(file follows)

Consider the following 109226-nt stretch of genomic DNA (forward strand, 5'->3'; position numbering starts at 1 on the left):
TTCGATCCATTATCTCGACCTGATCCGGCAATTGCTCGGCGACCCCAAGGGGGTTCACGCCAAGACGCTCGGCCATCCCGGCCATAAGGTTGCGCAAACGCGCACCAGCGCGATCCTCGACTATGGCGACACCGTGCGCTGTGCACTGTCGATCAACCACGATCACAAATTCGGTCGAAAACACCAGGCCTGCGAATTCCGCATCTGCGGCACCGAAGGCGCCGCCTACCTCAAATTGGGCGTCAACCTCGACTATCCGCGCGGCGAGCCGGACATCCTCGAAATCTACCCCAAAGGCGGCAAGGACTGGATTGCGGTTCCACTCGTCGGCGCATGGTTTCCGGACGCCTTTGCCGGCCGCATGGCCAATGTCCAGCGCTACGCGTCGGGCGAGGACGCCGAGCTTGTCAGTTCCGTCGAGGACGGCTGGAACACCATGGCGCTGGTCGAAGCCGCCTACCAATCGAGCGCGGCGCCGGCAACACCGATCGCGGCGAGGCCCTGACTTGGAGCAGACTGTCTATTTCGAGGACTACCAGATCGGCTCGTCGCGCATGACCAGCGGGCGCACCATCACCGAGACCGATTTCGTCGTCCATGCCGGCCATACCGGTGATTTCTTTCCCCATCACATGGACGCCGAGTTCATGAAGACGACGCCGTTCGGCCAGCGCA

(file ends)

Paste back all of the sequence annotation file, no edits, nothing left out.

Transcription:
Consider the following 109226-nt stretch of genomic DNA (forward strand, 5'->3'; position numbering starts at 1 on the left):
TTCGATCCATTATCTCGACCTGATCCGGCAATTGCTCGGCGACCCCAAGGGGGTTCACGCCAAGACGCTCGGCCATCCCGGCCATAAGGTTGCGCAAACGCGCACCAGCGCGATCCTCGACTATGGCGACACCGTGCGCTGTGCACTGTCGATCAACCACGATCACAAATTCGGTCGAAAACACCAGGCCTGCGAATTCCGCATCTGCGGCACCGAAGGCGCCGCCTACCTCAAATTGGGCGTCAACCTCGACTATCCGCGCGGCGAGCCGGACATCCTCGAAATCTACCCCAAAGGCGGCAAGGACTGGATTGCGGTTCCACTCGTCGGCGCATGGTTTCCGGACGCCTTTGCCGGCCGCATGGCCAATGTCCAGCGCTACGCGTCGGGCGAGGACGCCGAGCTTGTCAGTTCCGTCGAGGACGGCTGGAACACCATGGCGCTGGTCGAAGCCGCCTACCAATCGAGCGCGGCGCCGGCAACACCGATCGCGGCGAGGCCCTGACTTGGAGCAGACTGTCTATTTCGAGGACTACCAGATCGGCTCGTCGCGCATGACCAGCGGGCGCACCATCACCGAGACCGATTTCGTCGTCCATGCCGGCCATACCGGTGATTTCTTTCCCCATCACATGGACGCCGAGTTCATGAAGACGACGCCGTTCGGCCAGCGCA